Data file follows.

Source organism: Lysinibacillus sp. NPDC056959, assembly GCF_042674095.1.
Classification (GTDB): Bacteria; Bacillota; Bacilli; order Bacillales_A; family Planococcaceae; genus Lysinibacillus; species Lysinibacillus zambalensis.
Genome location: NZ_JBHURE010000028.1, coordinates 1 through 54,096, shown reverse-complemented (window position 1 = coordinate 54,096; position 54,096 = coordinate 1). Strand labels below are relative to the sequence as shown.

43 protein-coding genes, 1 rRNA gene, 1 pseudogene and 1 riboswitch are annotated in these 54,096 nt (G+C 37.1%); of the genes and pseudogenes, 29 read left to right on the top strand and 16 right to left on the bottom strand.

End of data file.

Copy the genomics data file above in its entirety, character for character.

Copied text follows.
Source organism: Lysinibacillus sp. NPDC056959, assembly GCF_042674095.1.
Classification (GTDB): Bacteria; Bacillota; Bacilli; order Bacillales_A; family Planococcaceae; genus Lysinibacillus; species Lysinibacillus zambalensis.
Genome location: NZ_JBHURE010000028.1, coordinates 1 through 54,096, shown reverse-complemented (window position 1 = coordinate 54,096; position 54,096 = coordinate 1). Strand labels below are relative to the sequence as shown.

43 protein-coding genes, 1 rRNA gene, 1 pseudogene and 1 riboswitch are annotated in these 54,096 nt (G+C 37.1%); of the genes and pseudogenes, 29 read left to right on the top strand and 16 right to left on the bottom strand.